Shareholders demand clarity on Raiffeisen Bank’s business in Russia

Raiffeisen Bank paid 4.8 times more taxes to the Russian state budget in 2022 than in 2021.

The Austrian Association of Investors requires the management of Raiffeisen Bank International (RBI) to make clear statements about further business in Russia.

“RBI’s board should clearly articulate its strategy on Russia at the annual shareholders’ meeting: either ‘withdrawal’ from Russia on terms acceptable to shareholders or ‘stay and explain’,” said Florian Beckermann, chairman of the board of the Austrian Investors Association.

He also noted that the “game of silence” by RBI’s management puts the bank in an increasingly dangerous position for its reputation.

The Austrian Investors Association noted that uncertainty about the future of RBI’s business in Russia has a negative impact on share trading and threatens the recovery of share prices.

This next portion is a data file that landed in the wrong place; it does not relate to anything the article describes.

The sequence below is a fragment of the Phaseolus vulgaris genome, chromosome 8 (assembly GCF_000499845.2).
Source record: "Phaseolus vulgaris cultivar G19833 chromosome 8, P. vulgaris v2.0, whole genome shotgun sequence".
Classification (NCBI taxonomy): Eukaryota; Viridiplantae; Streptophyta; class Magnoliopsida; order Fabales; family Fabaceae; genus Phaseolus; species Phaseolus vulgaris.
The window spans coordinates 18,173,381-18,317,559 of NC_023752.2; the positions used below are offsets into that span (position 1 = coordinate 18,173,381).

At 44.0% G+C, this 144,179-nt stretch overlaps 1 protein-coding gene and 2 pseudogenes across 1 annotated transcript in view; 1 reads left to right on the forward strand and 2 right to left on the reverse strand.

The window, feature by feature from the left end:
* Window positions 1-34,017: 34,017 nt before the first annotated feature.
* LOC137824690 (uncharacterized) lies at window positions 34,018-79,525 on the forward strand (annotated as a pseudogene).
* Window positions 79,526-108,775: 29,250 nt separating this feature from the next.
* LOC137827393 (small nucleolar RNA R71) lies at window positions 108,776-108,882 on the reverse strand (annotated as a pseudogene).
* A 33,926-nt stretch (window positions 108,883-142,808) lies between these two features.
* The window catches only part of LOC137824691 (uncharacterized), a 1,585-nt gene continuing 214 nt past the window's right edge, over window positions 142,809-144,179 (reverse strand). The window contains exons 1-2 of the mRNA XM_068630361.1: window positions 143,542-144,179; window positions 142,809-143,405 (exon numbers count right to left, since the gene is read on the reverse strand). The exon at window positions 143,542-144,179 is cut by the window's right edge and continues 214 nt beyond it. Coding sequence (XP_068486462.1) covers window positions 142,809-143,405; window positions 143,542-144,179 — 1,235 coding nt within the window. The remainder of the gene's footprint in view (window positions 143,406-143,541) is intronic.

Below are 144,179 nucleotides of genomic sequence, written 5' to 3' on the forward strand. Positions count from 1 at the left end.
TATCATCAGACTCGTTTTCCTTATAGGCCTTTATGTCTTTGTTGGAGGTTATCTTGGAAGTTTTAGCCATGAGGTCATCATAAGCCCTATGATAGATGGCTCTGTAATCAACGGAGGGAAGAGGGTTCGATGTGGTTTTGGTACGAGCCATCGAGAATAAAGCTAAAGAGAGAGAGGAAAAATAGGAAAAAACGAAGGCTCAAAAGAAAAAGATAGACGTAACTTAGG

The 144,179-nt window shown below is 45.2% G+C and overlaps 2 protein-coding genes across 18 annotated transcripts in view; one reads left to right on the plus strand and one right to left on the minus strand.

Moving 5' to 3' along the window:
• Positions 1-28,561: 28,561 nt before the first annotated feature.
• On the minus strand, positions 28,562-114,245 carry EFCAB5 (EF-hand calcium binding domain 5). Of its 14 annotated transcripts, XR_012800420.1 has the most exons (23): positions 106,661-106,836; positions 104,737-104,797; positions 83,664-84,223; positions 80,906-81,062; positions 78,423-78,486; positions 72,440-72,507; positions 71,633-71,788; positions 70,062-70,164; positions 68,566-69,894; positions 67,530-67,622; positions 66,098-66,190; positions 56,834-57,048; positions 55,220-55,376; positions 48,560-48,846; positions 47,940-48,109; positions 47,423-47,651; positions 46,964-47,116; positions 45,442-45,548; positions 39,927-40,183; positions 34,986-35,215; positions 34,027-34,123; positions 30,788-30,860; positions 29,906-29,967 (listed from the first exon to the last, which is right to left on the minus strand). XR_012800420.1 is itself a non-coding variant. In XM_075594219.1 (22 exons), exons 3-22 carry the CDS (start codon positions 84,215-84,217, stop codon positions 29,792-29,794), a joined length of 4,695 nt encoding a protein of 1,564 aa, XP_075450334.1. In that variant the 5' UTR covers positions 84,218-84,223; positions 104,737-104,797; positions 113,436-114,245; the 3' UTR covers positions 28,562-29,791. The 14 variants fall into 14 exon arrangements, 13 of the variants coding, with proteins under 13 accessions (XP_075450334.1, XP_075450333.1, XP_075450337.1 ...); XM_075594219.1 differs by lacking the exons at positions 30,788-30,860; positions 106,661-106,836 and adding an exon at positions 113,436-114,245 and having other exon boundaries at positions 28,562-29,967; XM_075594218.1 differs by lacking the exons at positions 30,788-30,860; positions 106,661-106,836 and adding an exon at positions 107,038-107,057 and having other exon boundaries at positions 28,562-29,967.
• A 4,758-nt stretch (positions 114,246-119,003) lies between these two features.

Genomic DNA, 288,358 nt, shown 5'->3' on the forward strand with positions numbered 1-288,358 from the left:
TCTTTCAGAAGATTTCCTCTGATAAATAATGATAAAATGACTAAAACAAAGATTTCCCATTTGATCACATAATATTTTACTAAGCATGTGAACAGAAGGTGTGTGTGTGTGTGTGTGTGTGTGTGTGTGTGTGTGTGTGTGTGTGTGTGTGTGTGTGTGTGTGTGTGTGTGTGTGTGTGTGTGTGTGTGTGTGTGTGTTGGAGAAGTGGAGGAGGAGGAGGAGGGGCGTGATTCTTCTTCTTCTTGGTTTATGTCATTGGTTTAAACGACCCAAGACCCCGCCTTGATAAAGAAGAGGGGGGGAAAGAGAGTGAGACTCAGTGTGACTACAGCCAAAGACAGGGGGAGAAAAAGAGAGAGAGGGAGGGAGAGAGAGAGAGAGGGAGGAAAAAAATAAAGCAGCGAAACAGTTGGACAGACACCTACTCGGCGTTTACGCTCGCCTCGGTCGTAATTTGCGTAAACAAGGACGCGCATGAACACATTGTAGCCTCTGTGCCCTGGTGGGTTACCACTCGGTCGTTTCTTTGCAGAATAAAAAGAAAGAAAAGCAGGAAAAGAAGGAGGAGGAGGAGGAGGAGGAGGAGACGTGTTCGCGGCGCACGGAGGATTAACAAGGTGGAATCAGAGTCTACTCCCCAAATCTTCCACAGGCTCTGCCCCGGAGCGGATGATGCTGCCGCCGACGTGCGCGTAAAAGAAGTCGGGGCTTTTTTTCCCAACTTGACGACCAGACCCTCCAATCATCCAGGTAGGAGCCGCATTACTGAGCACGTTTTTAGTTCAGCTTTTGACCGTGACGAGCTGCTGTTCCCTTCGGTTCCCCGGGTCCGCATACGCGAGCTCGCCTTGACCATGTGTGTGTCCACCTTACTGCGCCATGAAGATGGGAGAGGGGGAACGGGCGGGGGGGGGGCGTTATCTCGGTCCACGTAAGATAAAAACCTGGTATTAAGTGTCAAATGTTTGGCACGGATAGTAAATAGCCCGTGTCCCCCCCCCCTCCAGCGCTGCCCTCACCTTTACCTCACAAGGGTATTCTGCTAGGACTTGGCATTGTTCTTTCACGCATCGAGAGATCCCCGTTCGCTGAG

The Ukrainian Agency for the Prevention of Corruption earlier added the Austrian banking group RBI to the list of international sponsors of the war because of its continued operations in Russia and the official recognition of the so-called DPR and LPR by the Russian government.

The Agency reported that the bank had taken advantage of sanctions that forced its competitors to leave the Russian market. In 2022, RBI paid 4.8 times more to the Russian budget than in 2021. This amount was €559 million. These funds are enough to buy 95 Kalibr missiles.

It is also noted that in 2022, RBI earned 60% of its profits in Russia – about €2 billion. At the same time, Russian law prohibits the transfer of dividends abroad, so the bank cannot withdraw this money from the country.

In addition, it was reported earlier that Raiffeisen Bank is negotiating with Russian Sberbank on an asset swap.

Earlier, it was reported that the European Central Bank is pressuring Austrian Raiffeisen Bank International to wind down its business and leave Russia.

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